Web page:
Ahhh … it’s the summer – when kids rejoice in having no homework, assignments and school responsibilities for a few months.
But is that really a good thing? A New York Times op-ed contributor says no, it’s not, according to a July 27, 2011 article.
Jeff Smink said, “If students are not engaged in learning over the summer, they lose skills in math and reading. Summers off are one of the most important, yet least acknowledged, causes of underachievement in our schools.”
On The Children’s Aid Society’s website, it states, “Most students lose about two months of grade-level equivalency in mathematical computation skills over the summer months,” according to National Center for Summer Learning at Johns Hopkins University.
Of course when I was a teenager, I loved the last day of school and looked forward to the lazy days of summer when I didn’t have to get up early for school, had no homework to complete and had no tests to study for.
Now that I have my own child, although only an almost 4-month-old, I look at this topic from a different point of view.
I love taking my son, Benjamin, to Coplay Public Library’s Munchkin Music program, held 4 p.m. Thursdays.
So what can parents, guardians, grandparents and nannies do to keep educating children throughout the summer?
To start, look to your local library. Often times, if not all times, these programs are free and open to the public.
Just make sure to check if registration is required. Below are The Press newspapers’ local libraries and just one of their many featured programs.
• Coplay Public Library: The STEM Lab, 6 p.m. Wednesdays. According to the library’s website, “Best suited for kids and teens, the lab is open to everybody! Together we’ll explore science and engineering by building things, performing experiments and playing games. Meet an architect in August!”
• Northampton Area Public Library: Storyoga, 11 a.m. Tuesdays. According to the library’s director, “The session includes stories, songs and playful yoga stretches for children ages three to six and their caregivers. No previous yoga practice is needed.”
• Public Library of Catasauqua: Summer reading program activities, 10:30 a.m. Tuesdays. On July 18, there will be a local wildlife presentation by Wildlands Conservancy.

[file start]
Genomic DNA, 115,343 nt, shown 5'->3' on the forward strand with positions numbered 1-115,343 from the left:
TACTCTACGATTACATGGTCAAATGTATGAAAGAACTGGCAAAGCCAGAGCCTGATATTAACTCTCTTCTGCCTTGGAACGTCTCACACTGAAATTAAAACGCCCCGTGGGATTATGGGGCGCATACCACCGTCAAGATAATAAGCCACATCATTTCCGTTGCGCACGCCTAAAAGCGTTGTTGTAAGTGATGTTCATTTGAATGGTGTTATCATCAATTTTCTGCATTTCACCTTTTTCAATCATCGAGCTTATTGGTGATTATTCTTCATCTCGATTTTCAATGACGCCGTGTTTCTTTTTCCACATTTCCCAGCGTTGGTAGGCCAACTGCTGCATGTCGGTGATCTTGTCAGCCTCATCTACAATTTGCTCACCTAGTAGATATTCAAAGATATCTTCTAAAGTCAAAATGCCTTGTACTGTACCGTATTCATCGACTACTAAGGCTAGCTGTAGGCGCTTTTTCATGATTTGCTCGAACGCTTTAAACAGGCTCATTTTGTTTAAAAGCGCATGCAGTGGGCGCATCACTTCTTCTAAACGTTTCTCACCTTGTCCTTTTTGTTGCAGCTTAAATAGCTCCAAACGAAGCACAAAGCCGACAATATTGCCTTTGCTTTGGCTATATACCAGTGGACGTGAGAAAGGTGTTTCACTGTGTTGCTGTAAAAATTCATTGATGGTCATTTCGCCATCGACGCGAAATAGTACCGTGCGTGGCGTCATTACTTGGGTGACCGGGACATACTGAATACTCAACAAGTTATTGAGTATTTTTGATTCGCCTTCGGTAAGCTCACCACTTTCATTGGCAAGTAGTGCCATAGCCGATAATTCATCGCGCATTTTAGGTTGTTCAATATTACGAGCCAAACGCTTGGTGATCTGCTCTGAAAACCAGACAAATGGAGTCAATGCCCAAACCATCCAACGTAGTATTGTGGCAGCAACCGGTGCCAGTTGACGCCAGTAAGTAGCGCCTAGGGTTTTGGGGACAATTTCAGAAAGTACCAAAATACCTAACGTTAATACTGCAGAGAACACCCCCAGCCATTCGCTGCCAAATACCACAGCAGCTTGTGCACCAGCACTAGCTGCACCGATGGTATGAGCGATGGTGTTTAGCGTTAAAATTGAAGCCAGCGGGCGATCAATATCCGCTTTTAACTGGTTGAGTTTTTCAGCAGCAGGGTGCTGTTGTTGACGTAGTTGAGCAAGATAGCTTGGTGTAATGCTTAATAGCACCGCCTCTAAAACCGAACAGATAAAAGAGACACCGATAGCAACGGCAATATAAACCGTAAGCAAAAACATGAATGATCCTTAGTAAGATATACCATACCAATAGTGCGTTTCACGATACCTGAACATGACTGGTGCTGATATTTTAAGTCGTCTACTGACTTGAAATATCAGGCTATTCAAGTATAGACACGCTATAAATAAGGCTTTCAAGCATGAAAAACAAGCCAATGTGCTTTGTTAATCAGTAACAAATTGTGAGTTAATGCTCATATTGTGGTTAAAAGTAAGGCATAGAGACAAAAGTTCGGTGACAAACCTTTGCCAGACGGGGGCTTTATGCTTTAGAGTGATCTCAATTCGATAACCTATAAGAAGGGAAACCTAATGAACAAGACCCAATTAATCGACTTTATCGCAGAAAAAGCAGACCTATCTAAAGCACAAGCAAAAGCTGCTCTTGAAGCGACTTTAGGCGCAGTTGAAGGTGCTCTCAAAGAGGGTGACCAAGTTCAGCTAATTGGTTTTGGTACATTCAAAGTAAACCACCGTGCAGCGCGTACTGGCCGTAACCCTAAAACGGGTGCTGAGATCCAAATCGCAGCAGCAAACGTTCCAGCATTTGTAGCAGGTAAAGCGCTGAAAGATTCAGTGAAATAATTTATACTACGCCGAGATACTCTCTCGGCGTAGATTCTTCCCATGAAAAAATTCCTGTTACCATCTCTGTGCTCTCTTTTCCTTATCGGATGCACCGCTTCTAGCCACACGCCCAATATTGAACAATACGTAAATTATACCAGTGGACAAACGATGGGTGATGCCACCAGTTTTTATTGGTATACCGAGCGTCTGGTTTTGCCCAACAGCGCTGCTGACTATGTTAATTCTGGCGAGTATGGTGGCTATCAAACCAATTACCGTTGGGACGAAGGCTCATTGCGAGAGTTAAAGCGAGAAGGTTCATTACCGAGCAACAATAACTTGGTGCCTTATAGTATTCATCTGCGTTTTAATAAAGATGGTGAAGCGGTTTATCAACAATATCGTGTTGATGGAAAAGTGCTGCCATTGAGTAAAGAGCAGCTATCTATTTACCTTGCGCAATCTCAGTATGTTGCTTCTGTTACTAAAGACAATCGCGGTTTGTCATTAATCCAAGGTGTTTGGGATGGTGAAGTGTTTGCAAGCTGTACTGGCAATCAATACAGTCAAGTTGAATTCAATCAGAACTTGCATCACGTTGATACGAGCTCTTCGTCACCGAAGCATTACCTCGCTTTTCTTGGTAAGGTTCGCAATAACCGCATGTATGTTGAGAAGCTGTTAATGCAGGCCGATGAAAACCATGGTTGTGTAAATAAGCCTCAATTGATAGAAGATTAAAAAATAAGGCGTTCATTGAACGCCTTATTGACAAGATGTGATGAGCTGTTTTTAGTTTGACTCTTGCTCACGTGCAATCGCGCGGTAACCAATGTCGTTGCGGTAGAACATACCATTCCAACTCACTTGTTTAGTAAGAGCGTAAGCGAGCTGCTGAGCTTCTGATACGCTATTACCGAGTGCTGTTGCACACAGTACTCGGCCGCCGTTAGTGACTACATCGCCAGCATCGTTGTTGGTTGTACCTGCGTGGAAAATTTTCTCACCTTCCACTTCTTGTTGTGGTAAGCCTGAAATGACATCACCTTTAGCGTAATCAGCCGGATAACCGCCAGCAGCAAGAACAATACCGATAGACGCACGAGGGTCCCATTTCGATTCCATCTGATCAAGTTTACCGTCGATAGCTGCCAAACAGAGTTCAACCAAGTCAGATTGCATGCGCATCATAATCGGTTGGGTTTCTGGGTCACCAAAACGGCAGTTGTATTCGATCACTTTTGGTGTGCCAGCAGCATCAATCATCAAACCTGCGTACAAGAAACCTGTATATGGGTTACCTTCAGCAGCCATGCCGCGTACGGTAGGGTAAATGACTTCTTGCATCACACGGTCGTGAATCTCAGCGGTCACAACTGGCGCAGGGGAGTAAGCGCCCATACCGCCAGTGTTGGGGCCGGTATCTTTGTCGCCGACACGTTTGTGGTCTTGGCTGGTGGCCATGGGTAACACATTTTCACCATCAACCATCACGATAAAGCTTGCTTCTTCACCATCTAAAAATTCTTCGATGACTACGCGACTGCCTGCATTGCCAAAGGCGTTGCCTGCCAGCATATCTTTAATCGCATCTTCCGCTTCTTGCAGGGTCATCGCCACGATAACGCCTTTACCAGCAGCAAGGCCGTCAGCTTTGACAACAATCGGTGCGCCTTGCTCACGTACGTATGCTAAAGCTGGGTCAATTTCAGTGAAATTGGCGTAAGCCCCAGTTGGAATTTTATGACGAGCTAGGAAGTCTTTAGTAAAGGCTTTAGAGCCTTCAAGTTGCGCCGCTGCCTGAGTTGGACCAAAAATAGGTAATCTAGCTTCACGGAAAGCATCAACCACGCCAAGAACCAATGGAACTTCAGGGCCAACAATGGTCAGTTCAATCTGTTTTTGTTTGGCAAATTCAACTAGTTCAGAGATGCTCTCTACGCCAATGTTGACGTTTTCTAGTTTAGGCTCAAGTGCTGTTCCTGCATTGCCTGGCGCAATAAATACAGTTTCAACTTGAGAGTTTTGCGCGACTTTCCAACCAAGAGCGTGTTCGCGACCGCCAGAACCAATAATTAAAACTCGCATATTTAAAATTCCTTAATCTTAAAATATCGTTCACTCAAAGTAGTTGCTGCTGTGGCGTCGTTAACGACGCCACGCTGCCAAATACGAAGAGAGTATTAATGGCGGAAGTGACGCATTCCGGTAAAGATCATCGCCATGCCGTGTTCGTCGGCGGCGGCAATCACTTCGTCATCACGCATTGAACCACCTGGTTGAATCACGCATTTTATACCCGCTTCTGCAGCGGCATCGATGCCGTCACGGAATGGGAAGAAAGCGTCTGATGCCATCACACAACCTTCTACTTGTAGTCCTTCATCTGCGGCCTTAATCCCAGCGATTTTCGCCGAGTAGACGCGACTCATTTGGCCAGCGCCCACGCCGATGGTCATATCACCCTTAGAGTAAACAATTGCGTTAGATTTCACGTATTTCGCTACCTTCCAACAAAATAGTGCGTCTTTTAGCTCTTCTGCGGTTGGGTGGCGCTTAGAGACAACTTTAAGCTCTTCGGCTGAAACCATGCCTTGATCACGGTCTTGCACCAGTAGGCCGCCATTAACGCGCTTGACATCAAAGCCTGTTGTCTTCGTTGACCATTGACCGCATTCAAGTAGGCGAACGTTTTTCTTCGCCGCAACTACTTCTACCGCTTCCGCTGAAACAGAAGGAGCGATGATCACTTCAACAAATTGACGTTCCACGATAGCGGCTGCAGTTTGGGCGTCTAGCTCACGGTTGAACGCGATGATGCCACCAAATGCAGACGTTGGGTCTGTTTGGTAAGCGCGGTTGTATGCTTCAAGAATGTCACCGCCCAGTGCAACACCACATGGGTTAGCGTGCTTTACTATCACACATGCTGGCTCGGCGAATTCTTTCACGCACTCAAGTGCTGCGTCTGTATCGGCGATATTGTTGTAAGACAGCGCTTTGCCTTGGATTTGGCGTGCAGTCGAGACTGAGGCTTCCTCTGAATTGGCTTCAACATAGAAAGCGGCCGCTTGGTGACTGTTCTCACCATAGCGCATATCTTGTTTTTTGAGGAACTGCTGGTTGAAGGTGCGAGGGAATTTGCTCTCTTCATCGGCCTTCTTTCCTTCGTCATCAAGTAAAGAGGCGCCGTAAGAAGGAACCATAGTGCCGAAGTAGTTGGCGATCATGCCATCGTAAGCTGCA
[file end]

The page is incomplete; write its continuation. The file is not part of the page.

• Whitehall Township Public Library: Super Science & Amazing Art, 6:30 p.m. Aug. 1. According to the library’s director, “Brains will be under construction! Come explore with Super Science & Amazing Art to find out how to build a better mind while having a blast. This program is open to all ages – 0 to 99!”
• Allentown Public Library: Monday Morning Fruit Cart, 10:30 a.m. Mondays. According to the library’s website, this program is a “family storytime on the front lawn – stories, songs and fun for the whole family. Bring your blanket and enjoy fruits and vegetables provided by the Allentown Health Bureau’s fruit cart.” On July 17, Therapy Dogs will be there for children to practice their reading skills.
• Bethlehem Area Public Library: Books Alive!, 11 a.m. to 1 p.m. July 19. There will be a book discussion of “I Survived: The Shark Attacks of 1916,” and a shark documentary will be shown. The program is for students in grades four to six. Bring a lunch and the library will provide snacks and drinks.
• Emmaus Public Library: Backyard Wildlife, 2 p.m. Aug. 19. The summer reading club program will close with a visit by Wildlands Conservancy.
• Hellertown Area Library: Writing workshop for teens and adults with local author Joe Harvey, 6 to 8 p.m. July 19.
• Lower Macungie Library: The Amazing Library Race, 1 to 2 p.m. July 22. According to the library’s website, “The Amazing Library Race is a fun race through the Dewey Decimal System. This is no ordinary look at the Dewey Decimal System. Teams will have to complete a challenge at 10 different stations. Do you complete the easiest challenge that gives you fewer points, or do you try the harder challenge that has a higher payout? It’s your team’s choice as you race through the 000s to the 900s!”
• Parkland Community Library: Summer storytime, 10:30 to 11 a.m. Mondays. According to the library’s website, “We will read books, sing songs and get moving with shakers, scarves and parachutes. The program is best for children ages 18 months to three years, but older and younger siblings are welcome to attend.”
• Slatington Public Library: Wonderful World of Wildlife, 10 to 11 a.m. Wednesdays. This program is for children ages three through fifth grade.
Just from this short list, you can see there are fun, educational programs for all ages. Visit your local library in person or on its website to learn about all the programs they have for your little one or teenager. It’s important to keep young minds growing and thriving throughout the entire year, especially in the summer!